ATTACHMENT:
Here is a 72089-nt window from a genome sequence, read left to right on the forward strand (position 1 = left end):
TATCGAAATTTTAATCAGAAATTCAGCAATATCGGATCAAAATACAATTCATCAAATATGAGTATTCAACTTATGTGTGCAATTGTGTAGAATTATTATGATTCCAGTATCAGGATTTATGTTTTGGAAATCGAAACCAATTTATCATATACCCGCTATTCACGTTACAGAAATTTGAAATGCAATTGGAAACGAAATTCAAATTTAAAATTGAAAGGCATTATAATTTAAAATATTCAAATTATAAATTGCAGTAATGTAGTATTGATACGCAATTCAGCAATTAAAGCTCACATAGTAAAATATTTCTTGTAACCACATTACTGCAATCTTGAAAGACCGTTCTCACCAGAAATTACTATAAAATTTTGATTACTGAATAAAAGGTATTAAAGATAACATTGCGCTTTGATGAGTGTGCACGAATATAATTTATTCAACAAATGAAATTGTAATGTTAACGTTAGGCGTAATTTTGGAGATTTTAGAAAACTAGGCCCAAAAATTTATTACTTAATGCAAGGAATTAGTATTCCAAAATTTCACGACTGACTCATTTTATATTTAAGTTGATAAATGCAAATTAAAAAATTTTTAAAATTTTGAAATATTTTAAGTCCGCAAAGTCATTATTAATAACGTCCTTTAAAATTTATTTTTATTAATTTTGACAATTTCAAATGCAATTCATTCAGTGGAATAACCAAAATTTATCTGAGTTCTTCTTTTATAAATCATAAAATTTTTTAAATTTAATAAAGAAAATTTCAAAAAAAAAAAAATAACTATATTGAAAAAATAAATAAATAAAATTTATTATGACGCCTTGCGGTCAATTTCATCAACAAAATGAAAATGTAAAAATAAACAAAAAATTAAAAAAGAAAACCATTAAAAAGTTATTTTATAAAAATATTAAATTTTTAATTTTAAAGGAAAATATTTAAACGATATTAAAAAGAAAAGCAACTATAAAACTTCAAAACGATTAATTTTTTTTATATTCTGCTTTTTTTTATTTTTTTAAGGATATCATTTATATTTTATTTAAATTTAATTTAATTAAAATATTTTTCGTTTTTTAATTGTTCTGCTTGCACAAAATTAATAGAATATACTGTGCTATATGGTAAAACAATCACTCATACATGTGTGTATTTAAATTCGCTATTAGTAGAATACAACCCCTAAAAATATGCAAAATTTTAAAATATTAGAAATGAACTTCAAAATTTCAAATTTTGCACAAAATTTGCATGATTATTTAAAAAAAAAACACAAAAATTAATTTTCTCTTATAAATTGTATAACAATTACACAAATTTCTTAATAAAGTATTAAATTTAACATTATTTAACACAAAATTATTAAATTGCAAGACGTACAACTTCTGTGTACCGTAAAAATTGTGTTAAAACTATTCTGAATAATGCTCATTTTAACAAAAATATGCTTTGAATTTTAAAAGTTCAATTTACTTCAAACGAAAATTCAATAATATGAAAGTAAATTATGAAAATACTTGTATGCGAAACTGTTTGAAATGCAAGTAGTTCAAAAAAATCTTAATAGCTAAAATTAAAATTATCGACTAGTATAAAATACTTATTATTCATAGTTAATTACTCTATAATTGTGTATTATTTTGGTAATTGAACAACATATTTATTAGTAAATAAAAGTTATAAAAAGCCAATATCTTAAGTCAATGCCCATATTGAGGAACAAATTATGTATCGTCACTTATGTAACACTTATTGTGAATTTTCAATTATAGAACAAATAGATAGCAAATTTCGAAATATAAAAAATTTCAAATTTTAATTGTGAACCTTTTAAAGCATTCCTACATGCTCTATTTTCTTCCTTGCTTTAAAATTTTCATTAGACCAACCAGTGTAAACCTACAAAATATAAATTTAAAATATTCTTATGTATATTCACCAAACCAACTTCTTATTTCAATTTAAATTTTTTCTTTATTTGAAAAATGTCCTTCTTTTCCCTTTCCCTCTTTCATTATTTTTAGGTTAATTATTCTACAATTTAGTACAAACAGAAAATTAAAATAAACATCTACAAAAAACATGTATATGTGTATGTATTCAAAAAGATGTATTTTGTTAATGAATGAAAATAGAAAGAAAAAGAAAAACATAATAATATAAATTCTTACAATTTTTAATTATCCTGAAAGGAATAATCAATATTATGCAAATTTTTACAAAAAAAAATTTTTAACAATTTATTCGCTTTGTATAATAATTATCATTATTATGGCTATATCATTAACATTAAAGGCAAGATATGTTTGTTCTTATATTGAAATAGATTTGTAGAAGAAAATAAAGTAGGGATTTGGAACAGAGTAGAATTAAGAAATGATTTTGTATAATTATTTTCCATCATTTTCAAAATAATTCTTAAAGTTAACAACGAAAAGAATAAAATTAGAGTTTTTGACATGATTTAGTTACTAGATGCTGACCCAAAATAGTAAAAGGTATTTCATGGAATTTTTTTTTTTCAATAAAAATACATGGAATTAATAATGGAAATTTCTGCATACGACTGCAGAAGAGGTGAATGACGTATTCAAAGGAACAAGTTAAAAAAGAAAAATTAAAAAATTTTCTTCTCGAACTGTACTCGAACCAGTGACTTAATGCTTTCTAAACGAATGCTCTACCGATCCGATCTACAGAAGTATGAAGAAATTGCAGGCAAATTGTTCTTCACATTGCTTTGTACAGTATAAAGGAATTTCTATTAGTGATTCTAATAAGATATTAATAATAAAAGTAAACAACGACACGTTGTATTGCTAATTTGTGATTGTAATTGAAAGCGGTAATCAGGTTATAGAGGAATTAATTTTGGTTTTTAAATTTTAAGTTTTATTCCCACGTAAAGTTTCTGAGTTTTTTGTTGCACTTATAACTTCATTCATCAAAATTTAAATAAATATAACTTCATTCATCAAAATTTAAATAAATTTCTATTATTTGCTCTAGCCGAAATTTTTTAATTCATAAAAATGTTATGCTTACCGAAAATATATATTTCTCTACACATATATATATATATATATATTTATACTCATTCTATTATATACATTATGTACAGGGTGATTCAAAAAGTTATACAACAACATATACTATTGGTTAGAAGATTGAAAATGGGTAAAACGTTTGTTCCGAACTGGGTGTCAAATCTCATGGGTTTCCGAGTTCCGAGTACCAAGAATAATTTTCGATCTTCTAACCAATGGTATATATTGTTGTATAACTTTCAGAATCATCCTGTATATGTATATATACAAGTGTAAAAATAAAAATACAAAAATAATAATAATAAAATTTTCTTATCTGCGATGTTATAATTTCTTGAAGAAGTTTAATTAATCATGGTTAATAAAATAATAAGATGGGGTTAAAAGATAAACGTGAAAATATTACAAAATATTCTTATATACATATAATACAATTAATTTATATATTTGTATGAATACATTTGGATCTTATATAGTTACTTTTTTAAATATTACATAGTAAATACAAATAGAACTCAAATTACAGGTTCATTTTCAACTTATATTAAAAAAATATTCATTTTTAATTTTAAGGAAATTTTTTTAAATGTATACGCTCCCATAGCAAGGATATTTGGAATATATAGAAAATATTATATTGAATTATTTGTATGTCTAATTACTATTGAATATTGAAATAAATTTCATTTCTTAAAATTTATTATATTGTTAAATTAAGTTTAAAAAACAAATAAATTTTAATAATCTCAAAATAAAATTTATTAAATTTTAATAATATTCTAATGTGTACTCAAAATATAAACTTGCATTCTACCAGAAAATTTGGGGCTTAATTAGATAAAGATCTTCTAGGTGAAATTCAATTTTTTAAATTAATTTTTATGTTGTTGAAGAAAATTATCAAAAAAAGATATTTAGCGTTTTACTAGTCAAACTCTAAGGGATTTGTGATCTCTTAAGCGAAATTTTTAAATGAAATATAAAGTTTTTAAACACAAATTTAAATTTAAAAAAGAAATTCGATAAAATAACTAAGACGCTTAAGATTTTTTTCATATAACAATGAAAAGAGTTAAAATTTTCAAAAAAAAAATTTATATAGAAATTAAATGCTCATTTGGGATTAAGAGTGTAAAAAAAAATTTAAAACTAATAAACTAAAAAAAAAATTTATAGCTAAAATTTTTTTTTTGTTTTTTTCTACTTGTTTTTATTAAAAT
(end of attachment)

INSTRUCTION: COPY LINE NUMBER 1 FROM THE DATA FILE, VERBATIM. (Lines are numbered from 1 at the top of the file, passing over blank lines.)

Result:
Here is a 72089-nt window from a genome sequence, read left to right on the forward strand (position 1 = left end):